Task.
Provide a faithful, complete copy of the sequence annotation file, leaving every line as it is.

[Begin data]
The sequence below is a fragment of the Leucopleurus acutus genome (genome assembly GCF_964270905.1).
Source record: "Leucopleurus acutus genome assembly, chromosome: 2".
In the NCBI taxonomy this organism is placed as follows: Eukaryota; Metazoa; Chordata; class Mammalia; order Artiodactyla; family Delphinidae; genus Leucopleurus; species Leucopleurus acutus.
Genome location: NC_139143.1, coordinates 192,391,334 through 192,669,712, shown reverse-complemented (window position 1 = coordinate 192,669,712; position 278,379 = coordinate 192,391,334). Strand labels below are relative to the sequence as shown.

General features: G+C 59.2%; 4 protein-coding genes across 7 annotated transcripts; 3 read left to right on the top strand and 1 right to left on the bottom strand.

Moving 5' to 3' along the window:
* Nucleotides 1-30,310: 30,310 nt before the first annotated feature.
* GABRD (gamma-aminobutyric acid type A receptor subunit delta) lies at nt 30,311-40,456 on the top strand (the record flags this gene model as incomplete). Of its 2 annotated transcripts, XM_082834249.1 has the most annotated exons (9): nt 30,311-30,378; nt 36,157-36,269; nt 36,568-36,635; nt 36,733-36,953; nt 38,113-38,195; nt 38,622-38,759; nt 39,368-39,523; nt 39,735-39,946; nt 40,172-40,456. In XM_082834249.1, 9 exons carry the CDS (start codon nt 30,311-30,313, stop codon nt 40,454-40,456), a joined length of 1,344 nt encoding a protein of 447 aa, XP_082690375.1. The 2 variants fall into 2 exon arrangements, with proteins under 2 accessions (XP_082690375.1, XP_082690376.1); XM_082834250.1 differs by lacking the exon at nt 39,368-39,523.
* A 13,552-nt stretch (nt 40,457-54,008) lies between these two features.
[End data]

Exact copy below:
The sequence below is a fragment of the Leucopleurus acutus genome (genome assembly GCF_964270905.1).
Source record: "Leucopleurus acutus genome assembly, chromosome: 2".
In the NCBI taxonomy this organism is placed as follows: Eukaryota; Metazoa; Chordata; class Mammalia; order Artiodactyla; family Delphinidae; genus Leucopleurus; species Leucopleurus acutus.
Genome location: NC_139143.1, coordinates 192,391,334 through 192,669,712, shown reverse-complemented (window position 1 = coordinate 192,669,712; position 278,379 = coordinate 192,391,334). Strand labels below are relative to the sequence as shown.

General features: G+C 59.2%; 4 protein-coding genes across 7 annotated transcripts; 3 read left to right on the top strand and 1 right to left on the bottom strand.

Moving 5' to 3' along the window:
* Nucleotides 1-30,310: 30,310 nt before the first annotated feature.
* GABRD (gamma-aminobutyric acid type A receptor subunit delta) lies at nt 30,311-40,456 on the top strand (the record flags this gene model as incomplete). Of its 2 annotated transcripts, XM_082834249.1 has the most annotated exons (9): nt 30,311-30,378; nt 36,157-36,269; nt 36,568-36,635; nt 36,733-36,953; nt 38,113-38,195; nt 38,622-38,759; nt 39,368-39,523; nt 39,735-39,946; nt 40,172-40,456. In XM_082834249.1, 9 exons carry the CDS (start codon nt 30,311-30,313, stop codon nt 40,454-40,456), a joined length of 1,344 nt encoding a protein of 447 aa, XP_082690375.1. The 2 variants fall into 2 exon arrangements, with proteins under 2 accessions (XP_082690375.1, XP_082690376.1); XM_082834250.1 differs by lacking the exon at nt 39,368-39,523.
* A 13,552-nt stretch (nt 40,457-54,008) lies between these two features.